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The ABCs of Bullying Prevention

Bully-Proofing Your Classroom


Classroom teachers are at the core of any bullying prevention program. You know your students better than any other staff member because you spend more time with them than anyone else in school. You know their strengths, their weaknesses and their vulnerabilities because you have the opportunity to observe how they perform in a range of situations. You are thus well positioned to observe bullying incidents with your students, to detect behavioral changes that might signal that a child has been bullied, to intervene when incidents occur, and to monitor students to ensure that bullying does not recur.

You also play a crucial role in preventing bullying. Prevention is, at its essence, a process of education, and many of the lessons students need to learn to dissuade them from bullying must come from you -- either through guidance to individual students or through whole-class instruction by integrating anti-bullying lessons into your curriculum. The following are specific teaching strategies you can use to bully-proof your classroom.

Foster a climate of cooperation and caring. You can help prevent bullying by the tone you set in your classroom. More specifically, you can send an anti-bullying message by reinforcing acts of kindness and communicating values of tolerance, respect, and responsibility. The most effective way to foster a caring attitude in your classroom is to model that behavior yourself by relating to your students in a warm, sympathetic way without talking down to them.

Catch a bully being kind. Make a special effort to find something positive to say about students who are prone to unkind behavior, even if it is a small gesture. As an example, you might praise a student if you see him acting in a caring or helpful manner.

Early in the school year, hold a classroom meeting to discuss bullying. Just discussing the problem of bullying with students will raise their awareness of the issue and help decrease bullying incidents. You might want to revisit the issue of bullying at periodic class meetings throughout the year.

Role-play social situations with students. You might do that at class meetings. Consider having students assume the roles of bully, victim, and bystander and then give them common social situations where bullying might occur and ask them to act out those situations. After the role-play, have students talk about how they felt and what they might have said or done differently. In that way, students have a chance to try out their own responses and hear what their classmates might say and do.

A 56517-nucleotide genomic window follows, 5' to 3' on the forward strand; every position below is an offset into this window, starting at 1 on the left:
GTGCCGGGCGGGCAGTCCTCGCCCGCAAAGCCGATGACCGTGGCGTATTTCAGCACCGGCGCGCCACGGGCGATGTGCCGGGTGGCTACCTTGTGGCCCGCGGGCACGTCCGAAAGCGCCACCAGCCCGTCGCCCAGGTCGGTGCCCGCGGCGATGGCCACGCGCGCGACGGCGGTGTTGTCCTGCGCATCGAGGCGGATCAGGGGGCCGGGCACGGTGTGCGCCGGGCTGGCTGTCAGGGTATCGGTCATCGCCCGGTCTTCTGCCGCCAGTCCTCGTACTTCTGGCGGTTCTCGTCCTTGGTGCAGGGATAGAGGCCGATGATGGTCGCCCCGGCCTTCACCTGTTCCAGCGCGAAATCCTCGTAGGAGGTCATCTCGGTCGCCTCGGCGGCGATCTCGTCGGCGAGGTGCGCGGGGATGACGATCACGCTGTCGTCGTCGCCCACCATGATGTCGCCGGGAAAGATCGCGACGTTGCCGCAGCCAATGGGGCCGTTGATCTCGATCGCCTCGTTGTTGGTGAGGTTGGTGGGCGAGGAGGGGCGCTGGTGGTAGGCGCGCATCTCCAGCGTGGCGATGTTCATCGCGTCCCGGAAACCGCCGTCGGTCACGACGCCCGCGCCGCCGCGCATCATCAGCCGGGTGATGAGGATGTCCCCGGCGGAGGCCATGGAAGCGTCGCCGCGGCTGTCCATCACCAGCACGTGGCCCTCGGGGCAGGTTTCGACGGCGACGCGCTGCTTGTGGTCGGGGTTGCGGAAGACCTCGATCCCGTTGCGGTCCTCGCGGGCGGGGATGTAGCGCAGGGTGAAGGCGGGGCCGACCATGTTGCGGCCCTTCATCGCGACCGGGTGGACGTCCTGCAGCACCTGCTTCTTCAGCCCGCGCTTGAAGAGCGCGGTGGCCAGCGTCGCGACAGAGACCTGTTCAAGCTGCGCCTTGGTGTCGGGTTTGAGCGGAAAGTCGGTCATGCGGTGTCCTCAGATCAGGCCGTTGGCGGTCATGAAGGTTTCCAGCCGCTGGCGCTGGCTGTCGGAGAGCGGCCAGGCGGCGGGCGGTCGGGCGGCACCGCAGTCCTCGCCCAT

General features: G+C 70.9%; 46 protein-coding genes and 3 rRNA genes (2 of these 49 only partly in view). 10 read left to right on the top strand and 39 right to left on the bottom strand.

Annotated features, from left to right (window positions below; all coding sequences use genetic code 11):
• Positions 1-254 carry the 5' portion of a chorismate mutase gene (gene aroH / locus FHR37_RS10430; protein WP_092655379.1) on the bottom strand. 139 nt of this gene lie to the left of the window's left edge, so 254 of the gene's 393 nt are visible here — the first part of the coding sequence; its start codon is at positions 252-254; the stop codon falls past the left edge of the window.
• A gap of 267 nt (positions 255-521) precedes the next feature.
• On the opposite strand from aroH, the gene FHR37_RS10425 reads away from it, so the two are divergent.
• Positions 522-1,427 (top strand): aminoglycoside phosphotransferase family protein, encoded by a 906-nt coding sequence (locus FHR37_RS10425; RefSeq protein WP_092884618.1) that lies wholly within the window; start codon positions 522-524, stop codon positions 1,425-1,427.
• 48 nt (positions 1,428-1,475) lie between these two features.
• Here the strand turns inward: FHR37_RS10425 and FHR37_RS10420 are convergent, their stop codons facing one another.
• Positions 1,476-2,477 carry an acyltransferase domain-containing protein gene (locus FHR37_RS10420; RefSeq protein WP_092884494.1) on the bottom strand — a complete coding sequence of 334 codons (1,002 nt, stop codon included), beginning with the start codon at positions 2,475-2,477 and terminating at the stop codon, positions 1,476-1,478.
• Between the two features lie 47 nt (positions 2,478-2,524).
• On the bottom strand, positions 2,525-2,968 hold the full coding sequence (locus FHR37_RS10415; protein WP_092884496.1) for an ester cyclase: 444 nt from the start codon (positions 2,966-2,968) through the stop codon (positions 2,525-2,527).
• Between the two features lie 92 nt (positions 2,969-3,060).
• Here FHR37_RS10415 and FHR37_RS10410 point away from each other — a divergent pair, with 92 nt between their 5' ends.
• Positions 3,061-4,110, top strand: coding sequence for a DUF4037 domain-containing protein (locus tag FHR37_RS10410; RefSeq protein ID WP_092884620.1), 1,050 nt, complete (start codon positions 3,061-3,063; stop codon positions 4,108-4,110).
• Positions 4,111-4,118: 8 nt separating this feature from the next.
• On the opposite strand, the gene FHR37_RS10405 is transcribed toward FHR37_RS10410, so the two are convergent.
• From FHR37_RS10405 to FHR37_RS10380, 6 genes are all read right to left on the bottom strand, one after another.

Closely monitor students who are at high risk for being bullied. Children are more prone to be bullied if they are withdrawn from their classmates, stand out in some way (for example, are short, overweight, or have an accent), attend special education programs, speak English as a second language, or are new to the school.

Inform other school staff about potential bullying situations. If you become aware of a bullying incident in your classroom, make sure to alert other personnel who come into contact with your students-- including special subject teachers and paraprofessionals -- to monitor the behavior of the students involved.

Present classroom lessons that have a bullying theme. You have numerous opportunities to integrate bullying into your academic lessons. As one example, you might have students read a book about bullying and follow up with classroom discussion.

Closely supervise areas where bullying is likely to occur. Bullying often takes place in areas of the school that have minimal supervision, such as the playground, lunchroom, bathrooms, and even the back of the classroom. Although some of those areas are outside your control, you can help prevent bullying by being especially vigilant and visible during less structured activities.

Encourage witnesses to bullying to take action. Witnesses can play a valuable role in reducing bullying behavior. They can do that by telling the bully to stop what she is doing, by distracting the bully, by getting her to focus on something else, by reaching out to the victim in friendship or support, and most importantly, by informing a school staff member. Because students might be reluctant to inform an adult for fear they will be seen as tattletales, it's important to stress that telling an adult about bullying is vastly different from "tattling."

About Ken Shore

Dr. Kenneth Shore is a psychologist who has worked in various public schools for more than 25 years. He has authored six books and produced a book and video series on bullying for schools and parent organizations called The ABCs of Bullying Prevention. Click to read a complete bio. For information on how to obtain his books and videos, go to his Web site.

 

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